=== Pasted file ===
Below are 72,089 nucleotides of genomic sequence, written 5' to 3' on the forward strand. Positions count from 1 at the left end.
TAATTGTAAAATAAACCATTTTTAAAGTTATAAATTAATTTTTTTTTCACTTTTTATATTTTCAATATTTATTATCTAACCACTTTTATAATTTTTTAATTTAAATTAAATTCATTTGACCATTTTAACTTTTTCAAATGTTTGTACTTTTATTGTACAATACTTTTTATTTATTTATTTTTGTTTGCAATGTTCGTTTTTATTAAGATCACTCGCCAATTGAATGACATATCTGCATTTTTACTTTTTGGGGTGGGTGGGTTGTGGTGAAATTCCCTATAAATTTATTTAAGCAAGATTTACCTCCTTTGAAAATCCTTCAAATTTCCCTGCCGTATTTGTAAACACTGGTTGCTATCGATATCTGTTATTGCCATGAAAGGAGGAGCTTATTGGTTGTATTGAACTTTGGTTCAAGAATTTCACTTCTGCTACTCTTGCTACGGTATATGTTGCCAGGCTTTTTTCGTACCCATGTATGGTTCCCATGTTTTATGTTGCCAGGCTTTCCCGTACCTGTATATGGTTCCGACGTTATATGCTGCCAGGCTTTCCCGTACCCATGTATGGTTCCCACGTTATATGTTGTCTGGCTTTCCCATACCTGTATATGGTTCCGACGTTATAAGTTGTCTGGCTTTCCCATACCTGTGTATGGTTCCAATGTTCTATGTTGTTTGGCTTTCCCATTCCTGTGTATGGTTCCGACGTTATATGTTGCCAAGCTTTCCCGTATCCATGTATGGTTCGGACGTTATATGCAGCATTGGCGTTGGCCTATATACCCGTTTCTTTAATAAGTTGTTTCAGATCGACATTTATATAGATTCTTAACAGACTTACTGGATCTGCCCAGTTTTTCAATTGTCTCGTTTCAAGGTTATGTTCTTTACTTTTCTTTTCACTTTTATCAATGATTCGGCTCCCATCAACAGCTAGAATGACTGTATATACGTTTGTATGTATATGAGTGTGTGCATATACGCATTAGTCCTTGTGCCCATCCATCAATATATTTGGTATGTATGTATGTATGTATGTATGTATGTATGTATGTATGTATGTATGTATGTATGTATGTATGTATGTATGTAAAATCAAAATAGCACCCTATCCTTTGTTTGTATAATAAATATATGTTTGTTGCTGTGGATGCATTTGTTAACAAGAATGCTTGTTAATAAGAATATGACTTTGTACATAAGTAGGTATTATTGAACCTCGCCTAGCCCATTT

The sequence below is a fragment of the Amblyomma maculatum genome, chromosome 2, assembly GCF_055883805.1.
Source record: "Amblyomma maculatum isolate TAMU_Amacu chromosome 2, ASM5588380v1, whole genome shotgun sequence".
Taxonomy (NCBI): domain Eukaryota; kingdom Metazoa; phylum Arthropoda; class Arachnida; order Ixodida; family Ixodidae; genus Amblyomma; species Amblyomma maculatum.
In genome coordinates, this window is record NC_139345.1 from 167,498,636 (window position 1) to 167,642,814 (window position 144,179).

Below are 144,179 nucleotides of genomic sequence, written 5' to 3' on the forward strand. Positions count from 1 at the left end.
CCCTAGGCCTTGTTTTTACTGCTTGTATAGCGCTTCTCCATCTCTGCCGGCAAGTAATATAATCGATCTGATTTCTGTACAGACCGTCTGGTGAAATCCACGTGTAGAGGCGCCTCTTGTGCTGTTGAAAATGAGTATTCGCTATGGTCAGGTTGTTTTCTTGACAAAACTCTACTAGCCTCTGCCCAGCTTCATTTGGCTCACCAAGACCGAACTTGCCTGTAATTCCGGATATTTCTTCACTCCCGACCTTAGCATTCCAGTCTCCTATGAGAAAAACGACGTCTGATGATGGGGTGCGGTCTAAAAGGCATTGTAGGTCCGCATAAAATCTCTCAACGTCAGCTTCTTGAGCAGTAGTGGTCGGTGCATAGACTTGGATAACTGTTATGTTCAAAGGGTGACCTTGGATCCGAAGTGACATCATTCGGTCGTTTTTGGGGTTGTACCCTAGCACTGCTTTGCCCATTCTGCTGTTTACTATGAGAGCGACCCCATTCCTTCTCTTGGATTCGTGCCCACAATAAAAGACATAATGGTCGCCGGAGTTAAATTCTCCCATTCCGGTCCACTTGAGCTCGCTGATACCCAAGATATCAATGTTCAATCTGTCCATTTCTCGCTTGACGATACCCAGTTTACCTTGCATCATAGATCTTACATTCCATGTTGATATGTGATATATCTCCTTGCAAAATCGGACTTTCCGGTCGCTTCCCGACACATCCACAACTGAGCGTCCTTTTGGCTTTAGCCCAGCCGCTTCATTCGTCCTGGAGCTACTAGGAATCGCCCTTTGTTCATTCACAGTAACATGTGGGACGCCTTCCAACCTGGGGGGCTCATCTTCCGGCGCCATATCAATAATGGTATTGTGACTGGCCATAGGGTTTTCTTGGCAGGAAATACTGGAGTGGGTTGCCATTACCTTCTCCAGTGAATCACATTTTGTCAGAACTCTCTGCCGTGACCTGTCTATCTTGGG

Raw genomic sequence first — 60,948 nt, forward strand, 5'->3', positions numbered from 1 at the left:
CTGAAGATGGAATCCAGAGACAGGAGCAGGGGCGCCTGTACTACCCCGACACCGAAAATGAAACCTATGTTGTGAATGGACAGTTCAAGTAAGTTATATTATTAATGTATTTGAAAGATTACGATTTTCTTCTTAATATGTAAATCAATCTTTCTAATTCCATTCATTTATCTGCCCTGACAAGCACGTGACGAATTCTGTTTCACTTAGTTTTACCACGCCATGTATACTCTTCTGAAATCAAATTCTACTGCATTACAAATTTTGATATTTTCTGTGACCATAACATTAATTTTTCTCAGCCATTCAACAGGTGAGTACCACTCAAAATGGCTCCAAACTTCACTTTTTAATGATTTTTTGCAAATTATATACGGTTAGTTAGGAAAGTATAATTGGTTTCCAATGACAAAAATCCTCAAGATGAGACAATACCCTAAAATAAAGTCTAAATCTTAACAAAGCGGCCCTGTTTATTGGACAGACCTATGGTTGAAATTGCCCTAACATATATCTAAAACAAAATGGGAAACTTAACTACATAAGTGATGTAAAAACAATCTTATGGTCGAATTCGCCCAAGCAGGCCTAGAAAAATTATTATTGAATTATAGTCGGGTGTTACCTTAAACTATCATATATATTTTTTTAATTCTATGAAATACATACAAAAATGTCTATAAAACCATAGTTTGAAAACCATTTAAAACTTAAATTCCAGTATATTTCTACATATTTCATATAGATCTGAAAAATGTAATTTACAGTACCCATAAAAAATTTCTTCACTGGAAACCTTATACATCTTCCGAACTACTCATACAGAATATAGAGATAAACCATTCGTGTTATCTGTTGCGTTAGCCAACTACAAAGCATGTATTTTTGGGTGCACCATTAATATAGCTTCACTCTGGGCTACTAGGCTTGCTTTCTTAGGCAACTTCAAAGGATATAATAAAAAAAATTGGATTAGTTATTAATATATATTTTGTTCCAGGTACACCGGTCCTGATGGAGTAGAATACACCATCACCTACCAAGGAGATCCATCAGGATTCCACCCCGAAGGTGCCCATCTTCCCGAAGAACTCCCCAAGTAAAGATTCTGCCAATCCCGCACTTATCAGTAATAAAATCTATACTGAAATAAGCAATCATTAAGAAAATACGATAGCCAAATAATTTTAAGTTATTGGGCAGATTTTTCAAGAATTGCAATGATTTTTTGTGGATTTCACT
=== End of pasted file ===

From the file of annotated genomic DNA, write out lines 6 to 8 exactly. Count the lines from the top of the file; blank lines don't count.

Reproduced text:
In genome coordinates, this window is record NC_139345.1 from 167,498,636 (window position 1) to 167,642,814 (window position 144,179).

Below are 144,179 nucleotides of genomic sequence, written 5' to 3' on the forward strand. Positions count from 1 at the left end.
CCCTAGGCCTTGTTTTTACTGCTTGTATAGCGCTTCTCCATCTCTGCCGGCAAGTAATATAATCGATCTGATTTCTGTACAGACCGTCTGGTGAAATCCACGTGTAGAGGCGCCTCTTGTGCTGTTGAAAATGAGTATTCGCTATGGTCAGGTTGTTTTCTTGACAAAACTCTACTAGCCTCTGCCCAGCTTCATTTGGCTCACCAAGACCGAACTTGCCTGTAATTCCGGATATTTCTTCACTCCCGACCTTAGCATTCCAGTCTCCTATGAGAAAAACGACGTCTGATGATGGGGTGCGGTCTAAAAGGCATTGTAGGTCCGCATAAAATCTCTCAACGTCAGCTTCTTGAGCAGTAGTGGTCGGTGCATAGACTTGGATAACTGTTATGTTCAAAGGGTGACCTTGGATCCGAAGTGACATCATTCGGTCGTTTTTGGGGTTGTACCCTAGCACTGCTTTGCCCATTCTGCTGTTTACTATGAGAGCGACCCCATTCCTTCTCTTGGATTCGTGCCCACAATAAAAGACATAATGGTCGCCGGAGTTAAATTCTCCCATTCCGGTCCACTTGAGCTCGCTGATACCCAAGATATCAATGTTCAATCTGTCCATTTCTCGCTTGACGATACCCAGTTTACCTTGCATCATAGATCTTACATTCCATGTTGATATGTGATATATCTCCTTGCAAAATCGGACTTTCCGGTCGCTTCCCGACACATCCACAACTGAGCGTCCTTTTGGCTTTAGCCCAGCCGCTTCATTCGTCCTGGAGCTACTAGGAATCGCCCTTTGTTCATTCACAGTAACATGTGGGACGCCTTCCAACCTGGGGGGCTCATCTTCCGGCGCCATATCAATAATGGTATTGTGACTGGCCATAGGGTTTTCTTGGCAGGAAATACTGGAGTGGGTTGCCATTACCTTCTCCAGTGAATCACATTTTGTCAGAACTCTCTGCCGTGACCTGTCTATCTTGGG